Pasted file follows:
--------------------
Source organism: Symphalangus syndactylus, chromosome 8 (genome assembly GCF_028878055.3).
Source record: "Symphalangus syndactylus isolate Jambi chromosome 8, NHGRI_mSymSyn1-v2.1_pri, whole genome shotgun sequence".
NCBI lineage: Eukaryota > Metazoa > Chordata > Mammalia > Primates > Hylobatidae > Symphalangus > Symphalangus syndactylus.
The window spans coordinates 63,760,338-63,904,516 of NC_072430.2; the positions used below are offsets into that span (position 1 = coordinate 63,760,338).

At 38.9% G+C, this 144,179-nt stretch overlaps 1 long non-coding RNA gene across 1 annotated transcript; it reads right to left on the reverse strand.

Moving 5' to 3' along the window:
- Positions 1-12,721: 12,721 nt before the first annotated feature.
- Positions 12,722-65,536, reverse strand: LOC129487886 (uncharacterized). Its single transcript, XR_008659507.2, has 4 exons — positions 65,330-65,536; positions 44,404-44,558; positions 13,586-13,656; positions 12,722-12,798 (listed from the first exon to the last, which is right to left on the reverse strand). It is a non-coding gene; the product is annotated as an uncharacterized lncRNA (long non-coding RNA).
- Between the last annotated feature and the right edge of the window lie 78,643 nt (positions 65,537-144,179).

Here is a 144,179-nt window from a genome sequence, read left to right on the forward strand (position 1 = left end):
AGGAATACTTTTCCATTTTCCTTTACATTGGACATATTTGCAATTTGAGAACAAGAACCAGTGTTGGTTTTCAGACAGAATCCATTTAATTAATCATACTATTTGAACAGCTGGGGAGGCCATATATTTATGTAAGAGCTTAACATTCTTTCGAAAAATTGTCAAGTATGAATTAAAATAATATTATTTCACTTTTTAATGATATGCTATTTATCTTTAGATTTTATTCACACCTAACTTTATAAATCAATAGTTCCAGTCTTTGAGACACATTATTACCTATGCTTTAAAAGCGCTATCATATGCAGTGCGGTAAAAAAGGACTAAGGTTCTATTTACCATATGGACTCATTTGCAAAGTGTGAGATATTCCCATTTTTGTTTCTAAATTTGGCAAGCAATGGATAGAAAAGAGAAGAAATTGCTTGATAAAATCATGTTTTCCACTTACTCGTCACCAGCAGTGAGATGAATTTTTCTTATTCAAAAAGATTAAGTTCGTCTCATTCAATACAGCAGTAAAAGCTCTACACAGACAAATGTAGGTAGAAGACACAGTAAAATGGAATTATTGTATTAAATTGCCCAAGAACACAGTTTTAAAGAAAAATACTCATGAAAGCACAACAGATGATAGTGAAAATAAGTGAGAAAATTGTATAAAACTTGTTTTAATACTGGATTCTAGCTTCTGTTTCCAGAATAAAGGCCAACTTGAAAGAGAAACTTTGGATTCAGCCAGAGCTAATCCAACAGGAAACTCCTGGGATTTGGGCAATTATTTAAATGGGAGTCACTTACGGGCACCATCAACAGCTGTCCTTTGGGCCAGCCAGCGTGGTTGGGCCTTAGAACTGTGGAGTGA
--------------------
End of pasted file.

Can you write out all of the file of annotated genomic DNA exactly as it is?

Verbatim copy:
Source organism: Symphalangus syndactylus, chromosome 8 (genome assembly GCF_028878055.3).
Source record: "Symphalangus syndactylus isolate Jambi chromosome 8, NHGRI_mSymSyn1-v2.1_pri, whole genome shotgun sequence".
NCBI lineage: Eukaryota > Metazoa > Chordata > Mammalia > Primates > Hylobatidae > Symphalangus > Symphalangus syndactylus.
The window spans coordinates 63,760,338-63,904,516 of NC_072430.2; the positions used below are offsets into that span (position 1 = coordinate 63,760,338).

At 38.9% G+C, this 144,179-nt stretch overlaps 1 long non-coding RNA gene across 1 annotated transcript; it reads right to left on the reverse strand.

Moving 5' to 3' along the window:
- Positions 1-12,721: 12,721 nt before the first annotated feature.
- Positions 12,722-65,536, reverse strand: LOC129487886 (uncharacterized). Its single transcript, XR_008659507.2, has 4 exons — positions 65,330-65,536; positions 44,404-44,558; positions 13,586-13,656; positions 12,722-12,798 (listed from the first exon to the last, which is right to left on the reverse strand). It is a non-coding gene; the product is annotated as an uncharacterized lncRNA (long non-coding RNA).
- Between the last annotated feature and the right edge of the window lie 78,643 nt (positions 65,537-144,179).

Here is a 144,179-nt window from a genome sequence, read left to right on the forward strand (position 1 = left end):
AGGAATACTTTTCCATTTTCCTTTACATTGGACATATTTGCAATTTGAGAACAAGAACCAGTGTTGGTTTTCAGACAGAATCCATTTAATTAATCATACTATTTGAACAGCTGGGGAGGCCATATATTTATGTAAGAGCTTAACATTCTTTCGAAAAATTGTCAAGTATGAATTAAAATAATATTATTTCACTTTTTAATGATATGCTATTTATCTTTAGATTTTATTCACACCTAACTTTATAAATCAATAGTTCCAGTCTTTGAGACACATTATTACCTATGCTTTAAAAGCGCTATCATATGCAGTGCGGTAAAAAAGGACTAAGGTTCTATTTACCATATGGACTCATTTGCAAAGTGTGAGATATTCCCATTTTTGTTTCTAAATTTGGCAAGCAATGGATAGAAAAGAGAAGAAATTGCTTGATAAAATCATGTTTTCCACTTACTCGTCACCAGCAGTGAGATGAATTTTTCTTATTCAAAAAGATTAAGTTCGTCTCATTCAATACAGCAGTAAAAGCTCTACACAGACAAATGTAGGTAGAAGACACAGTAAAATGGAATTATTGTATTAAATTGCCCAAGAACACAGTTTTAAAGAAAAATACTCATGAAAGCACAACAGATGATAGTGAAAATAAGTGAGAAAATTGTATAAAACTTGTTTTAATACTGGATTCTAGCTTCTGTTTCCAGAATAAAGGCCAACTTGAAAGAGAAACTTTGGATTCAGCCAGAGCTAATCCAACAGGAAACTCCTGGGATTTGGGCAATTATTTAAATGGGAGTCACTTACGGGCACCATCAACAGCTGTCCTTTGGGCCAGCCAGCGTGGTTGGGCCTTAGAACTGTGGAGTGA